6-9 hours C$250
              9+ hours C$500

               

              Passengers have up to 1 year to submit a compensation claim, after which airlines have up to 30 days to either provide the payment or a statement explaining why they believe that no compensation is due.

              Read more about Canada's passenger right rules

               

              Montreal Convention: Cancellations on international flights

              The Montreal Convention of 2003 has been signed by over 130 nations. It addresses “damages” that are the result of flight disruptions such as flight cancellations. 

               

              Let’s assume that the cancellation of your flight could cause you financial damage (because you had to pay an extra night at a hotel, for example). The Montreal Convention states that you are entitled to a refund for this additional expense.

               

              Read more on the Montreal Convention and passenger rights on international flights

               

              Get up to 600€ for your cancelled flight!

              Less than 3 minutes to know if you're eligible:

                  FAQ

                  Can I get a refund if I cancel my flight?

                  It will depend on your airline's cancellation policy. Many airlines allow passengers who cancel their ticket within 24 hours after the purchase to get a full refund. If you cancelled your non-refundable ticket past this deadline, it's unlikely that you're eligible for a flight cancellation refund. 

                   

                  How to write a claim letter for flight cancellation compensation?

                  Your letter must include: 

                  • Your flight details
                  • Your travel documents (attached)
                  • The flight distance
                  • The length of the delay at arrival
                  • The compensation amount you are claiming

                   

                  The easiest option is to let us handle all the work for you. You can submit your claim on our site in less than 3 minutes and we'll take it from here! If you want to do it yourself, that's fine, we can help too: check out our compensation claim letter template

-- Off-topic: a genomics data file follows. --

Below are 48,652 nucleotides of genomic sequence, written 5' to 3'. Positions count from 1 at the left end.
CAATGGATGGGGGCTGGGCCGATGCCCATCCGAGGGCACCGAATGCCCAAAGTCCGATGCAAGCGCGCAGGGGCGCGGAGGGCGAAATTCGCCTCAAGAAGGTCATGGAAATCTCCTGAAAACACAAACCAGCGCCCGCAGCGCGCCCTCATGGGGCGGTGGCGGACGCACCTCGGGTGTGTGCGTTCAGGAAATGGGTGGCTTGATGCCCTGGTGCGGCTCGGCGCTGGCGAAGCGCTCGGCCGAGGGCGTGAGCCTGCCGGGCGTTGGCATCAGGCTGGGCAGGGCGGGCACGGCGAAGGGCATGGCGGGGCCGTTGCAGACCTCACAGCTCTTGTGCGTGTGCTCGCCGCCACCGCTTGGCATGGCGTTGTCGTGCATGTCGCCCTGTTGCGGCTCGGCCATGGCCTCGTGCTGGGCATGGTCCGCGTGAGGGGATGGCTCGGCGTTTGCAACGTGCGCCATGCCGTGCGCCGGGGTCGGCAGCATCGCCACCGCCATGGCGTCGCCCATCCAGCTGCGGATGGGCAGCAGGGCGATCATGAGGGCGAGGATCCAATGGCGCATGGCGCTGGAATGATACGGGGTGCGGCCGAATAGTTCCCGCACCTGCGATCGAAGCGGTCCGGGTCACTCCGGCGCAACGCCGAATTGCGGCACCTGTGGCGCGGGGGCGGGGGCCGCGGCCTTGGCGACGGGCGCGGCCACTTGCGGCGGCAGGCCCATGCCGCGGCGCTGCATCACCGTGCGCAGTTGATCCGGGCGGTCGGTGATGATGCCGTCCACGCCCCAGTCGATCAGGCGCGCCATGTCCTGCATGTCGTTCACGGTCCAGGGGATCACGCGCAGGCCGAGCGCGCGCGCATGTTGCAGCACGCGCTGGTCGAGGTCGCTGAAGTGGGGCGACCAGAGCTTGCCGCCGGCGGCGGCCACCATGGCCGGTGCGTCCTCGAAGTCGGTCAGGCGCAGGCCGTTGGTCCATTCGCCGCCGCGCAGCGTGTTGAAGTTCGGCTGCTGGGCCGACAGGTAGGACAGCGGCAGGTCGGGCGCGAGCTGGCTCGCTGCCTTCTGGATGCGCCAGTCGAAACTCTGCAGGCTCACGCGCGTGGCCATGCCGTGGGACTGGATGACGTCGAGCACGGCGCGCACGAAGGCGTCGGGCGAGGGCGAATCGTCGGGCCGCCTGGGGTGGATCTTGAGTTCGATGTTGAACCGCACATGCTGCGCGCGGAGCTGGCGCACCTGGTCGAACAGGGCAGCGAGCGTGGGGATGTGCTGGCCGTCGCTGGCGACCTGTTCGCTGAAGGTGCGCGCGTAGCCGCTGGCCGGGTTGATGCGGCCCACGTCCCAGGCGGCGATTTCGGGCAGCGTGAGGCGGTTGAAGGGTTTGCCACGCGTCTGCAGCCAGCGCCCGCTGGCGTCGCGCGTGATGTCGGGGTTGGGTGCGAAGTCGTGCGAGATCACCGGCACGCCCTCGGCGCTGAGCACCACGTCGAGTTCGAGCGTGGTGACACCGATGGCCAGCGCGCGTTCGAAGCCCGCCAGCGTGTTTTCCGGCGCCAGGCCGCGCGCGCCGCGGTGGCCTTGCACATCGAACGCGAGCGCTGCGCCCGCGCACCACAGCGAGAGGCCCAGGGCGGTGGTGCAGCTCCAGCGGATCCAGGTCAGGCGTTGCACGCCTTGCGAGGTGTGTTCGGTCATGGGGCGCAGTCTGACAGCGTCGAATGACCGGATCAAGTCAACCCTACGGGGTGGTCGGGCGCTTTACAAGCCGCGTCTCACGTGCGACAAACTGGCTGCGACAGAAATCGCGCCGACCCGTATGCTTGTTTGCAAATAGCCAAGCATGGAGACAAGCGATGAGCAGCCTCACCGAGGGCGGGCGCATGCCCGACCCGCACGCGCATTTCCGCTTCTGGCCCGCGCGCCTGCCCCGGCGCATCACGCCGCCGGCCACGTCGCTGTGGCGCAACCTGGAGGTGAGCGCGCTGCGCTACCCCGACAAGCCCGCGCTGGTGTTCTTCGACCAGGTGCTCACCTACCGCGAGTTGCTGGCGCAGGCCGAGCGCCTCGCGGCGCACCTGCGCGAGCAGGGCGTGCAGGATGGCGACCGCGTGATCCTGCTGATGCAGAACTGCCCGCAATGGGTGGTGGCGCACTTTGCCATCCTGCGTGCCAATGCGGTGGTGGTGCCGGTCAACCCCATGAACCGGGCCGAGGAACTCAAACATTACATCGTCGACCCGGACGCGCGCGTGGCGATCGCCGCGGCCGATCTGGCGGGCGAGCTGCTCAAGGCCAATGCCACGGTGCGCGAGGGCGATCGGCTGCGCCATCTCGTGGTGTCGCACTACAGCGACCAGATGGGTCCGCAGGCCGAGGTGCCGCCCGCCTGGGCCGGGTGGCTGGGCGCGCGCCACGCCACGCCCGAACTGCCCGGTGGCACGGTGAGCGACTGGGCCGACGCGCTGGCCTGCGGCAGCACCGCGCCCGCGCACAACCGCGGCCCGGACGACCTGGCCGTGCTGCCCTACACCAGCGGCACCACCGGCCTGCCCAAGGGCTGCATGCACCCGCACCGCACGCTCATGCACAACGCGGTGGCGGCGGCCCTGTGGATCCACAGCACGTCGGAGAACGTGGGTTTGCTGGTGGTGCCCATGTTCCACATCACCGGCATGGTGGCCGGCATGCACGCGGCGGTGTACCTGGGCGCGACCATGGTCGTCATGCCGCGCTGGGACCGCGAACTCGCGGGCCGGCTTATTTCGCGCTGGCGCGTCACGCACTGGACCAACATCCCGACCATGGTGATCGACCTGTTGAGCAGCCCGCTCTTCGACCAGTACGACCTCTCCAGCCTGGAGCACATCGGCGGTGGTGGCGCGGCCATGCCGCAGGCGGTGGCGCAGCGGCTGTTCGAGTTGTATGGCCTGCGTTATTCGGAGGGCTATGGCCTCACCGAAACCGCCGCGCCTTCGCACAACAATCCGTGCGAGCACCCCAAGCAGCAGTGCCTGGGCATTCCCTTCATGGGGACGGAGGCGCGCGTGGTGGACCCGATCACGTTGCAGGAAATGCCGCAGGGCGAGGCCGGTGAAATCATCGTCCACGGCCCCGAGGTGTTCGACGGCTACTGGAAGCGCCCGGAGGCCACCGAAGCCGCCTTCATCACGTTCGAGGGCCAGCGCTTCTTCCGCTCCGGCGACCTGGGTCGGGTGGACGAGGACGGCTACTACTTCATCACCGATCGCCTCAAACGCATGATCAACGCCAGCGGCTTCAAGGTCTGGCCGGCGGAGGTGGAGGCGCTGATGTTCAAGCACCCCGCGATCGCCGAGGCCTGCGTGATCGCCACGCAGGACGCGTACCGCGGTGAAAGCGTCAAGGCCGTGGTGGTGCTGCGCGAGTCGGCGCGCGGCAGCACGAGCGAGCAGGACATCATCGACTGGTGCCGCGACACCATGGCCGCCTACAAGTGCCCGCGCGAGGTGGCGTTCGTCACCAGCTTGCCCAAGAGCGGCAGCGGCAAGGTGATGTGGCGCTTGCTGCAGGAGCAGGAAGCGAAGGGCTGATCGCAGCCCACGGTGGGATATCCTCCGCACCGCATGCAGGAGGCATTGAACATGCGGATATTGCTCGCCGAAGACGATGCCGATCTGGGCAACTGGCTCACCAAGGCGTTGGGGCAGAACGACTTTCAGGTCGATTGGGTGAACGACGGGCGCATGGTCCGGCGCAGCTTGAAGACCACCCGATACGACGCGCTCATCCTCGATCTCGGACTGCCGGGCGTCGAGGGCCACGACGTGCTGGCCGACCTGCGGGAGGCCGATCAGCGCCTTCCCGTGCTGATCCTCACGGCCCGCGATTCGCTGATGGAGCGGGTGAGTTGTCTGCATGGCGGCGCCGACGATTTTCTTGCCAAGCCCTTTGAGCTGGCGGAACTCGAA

Can I get compensation for a change of flight schedule?

                  It depends on the type of flight schedule change: 

                  • For minor changes: you are not eligible for compensation
                  • For significant changes: you probably aren't eligible for compensation but could get a refund if the new flight time is not suitable
                  • For cancellations: you may be entitled to compensation

                   

                  Learn more about flight schedule change compensations!

                   

                  Can I get compensated for a diverted flight?

                  From a legal standpoint, flight diversions are regarded as cancellations. So, in theory, you could get compensated for the diversion of your flight to another airport. 

                   

                  In reality, however, flight diversions usually occur as a result of "extraordinary circumstances" (bad weather, problem with the aircraft, medical emergency, etc.). It is therefore unlikely that you'll receive compensation.

                   

                  To get into the specifics, read this post on compensation rights related to flight diversions. 

                   

                  Why do flighs get cancelled?

                  There are plenty of reasons for flights to get cancelled - some are the airline's responsibility, others aren't - but the most common reasons for flight cancellations are:

                  • Adverse weather conditions
                  • Air traffic restrictions
                  • Mechanical issues
                  • Missing crew